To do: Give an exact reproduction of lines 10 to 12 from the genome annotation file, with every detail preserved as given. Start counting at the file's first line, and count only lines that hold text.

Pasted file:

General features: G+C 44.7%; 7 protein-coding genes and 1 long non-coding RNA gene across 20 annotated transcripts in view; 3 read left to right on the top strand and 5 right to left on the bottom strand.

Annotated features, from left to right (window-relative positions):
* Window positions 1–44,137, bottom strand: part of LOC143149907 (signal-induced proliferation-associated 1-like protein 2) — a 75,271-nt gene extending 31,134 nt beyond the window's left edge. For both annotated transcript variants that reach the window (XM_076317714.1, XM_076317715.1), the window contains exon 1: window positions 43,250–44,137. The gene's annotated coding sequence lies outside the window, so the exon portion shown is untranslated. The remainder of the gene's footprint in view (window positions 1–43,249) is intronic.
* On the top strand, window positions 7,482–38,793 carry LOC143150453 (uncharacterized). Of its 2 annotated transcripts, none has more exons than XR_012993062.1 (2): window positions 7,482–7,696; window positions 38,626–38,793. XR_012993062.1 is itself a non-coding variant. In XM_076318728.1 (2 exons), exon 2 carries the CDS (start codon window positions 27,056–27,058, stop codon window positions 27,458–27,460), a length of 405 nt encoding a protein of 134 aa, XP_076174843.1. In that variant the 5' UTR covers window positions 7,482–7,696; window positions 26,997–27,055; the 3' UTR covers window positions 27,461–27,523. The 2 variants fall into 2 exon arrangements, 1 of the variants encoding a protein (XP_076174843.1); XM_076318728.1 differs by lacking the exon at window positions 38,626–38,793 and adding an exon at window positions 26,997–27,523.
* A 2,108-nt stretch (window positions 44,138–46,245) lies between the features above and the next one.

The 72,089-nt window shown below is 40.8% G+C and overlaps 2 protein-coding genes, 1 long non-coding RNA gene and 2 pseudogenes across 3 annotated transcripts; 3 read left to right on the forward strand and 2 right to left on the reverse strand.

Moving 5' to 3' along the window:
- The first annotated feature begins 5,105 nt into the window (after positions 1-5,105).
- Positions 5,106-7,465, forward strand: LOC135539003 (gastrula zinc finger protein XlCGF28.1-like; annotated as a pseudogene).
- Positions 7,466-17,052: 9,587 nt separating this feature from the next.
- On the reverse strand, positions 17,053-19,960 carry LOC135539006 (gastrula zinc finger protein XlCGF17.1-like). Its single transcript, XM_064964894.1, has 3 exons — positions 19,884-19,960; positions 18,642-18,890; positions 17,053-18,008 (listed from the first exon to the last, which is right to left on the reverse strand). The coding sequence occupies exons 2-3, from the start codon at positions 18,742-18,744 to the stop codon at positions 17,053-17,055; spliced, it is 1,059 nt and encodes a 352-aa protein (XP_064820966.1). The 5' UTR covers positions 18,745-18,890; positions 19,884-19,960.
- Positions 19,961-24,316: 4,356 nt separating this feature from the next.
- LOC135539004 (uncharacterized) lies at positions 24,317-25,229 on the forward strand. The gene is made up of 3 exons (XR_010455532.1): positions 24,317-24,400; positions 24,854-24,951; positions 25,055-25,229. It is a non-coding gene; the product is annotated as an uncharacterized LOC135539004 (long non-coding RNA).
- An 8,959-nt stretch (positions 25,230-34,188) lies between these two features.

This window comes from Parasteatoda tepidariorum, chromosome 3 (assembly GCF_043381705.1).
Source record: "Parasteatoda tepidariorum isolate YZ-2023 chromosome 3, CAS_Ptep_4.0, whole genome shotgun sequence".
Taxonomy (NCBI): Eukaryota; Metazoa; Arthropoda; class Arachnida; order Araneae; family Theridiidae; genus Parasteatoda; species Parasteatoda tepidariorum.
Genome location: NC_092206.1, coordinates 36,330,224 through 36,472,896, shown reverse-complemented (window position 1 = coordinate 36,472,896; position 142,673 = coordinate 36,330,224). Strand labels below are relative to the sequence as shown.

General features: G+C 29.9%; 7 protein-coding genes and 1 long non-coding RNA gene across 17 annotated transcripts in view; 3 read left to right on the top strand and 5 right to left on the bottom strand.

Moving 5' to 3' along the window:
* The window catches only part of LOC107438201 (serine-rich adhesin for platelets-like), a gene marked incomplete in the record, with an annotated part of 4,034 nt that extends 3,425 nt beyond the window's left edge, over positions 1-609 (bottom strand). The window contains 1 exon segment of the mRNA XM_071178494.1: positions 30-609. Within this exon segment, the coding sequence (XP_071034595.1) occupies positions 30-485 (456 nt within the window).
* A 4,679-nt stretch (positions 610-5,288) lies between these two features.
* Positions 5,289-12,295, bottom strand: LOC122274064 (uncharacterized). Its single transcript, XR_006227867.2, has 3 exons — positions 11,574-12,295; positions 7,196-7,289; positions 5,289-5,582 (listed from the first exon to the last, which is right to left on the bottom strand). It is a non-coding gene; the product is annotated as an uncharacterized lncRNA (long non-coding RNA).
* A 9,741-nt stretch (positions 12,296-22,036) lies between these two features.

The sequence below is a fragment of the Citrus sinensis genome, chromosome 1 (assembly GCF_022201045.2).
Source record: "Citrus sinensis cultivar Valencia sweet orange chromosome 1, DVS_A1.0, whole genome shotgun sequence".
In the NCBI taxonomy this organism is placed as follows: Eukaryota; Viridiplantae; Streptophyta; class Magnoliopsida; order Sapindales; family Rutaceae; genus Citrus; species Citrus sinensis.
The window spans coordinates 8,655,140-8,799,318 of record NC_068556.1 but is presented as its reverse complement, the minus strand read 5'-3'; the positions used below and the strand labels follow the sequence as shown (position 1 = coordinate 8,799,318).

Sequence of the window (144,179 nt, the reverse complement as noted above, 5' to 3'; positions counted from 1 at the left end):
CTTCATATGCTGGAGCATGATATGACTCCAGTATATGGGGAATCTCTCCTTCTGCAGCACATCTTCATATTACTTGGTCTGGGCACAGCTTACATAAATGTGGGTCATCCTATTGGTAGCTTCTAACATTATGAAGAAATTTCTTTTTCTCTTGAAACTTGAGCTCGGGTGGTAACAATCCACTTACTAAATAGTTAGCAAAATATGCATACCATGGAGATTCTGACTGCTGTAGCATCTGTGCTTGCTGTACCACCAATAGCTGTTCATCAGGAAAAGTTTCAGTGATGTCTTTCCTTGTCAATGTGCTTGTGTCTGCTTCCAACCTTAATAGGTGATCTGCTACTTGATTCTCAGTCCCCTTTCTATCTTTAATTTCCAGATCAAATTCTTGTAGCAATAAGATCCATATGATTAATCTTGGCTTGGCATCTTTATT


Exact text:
- Positions 7,466-17,052: 9,587 nt separating this feature from the next.
- On the reverse strand, positions 17,053-19,960 carry LOC135539006 (gastrula zinc finger protein XlCGF17.1-like). Its single transcript, XM_064964894.1, has 3 exons — positions 19,884-19,960; positions 18,642-18,890; positions 17,053-18,008 (listed from the first exon to the last, which is right to left on the reverse strand). The coding sequence occupies exons 2-3, from the start codon at positions 18,742-18,744 to the stop codon at positions 17,053-17,055; spliced, it is 1,059 nt and encodes a 352-aa protein (XP_064820966.1). The 5' UTR covers positions 18,745-18,890; positions 19,884-19,960.
- Positions 19,961-24,316: 4,356 nt separating this feature from the next.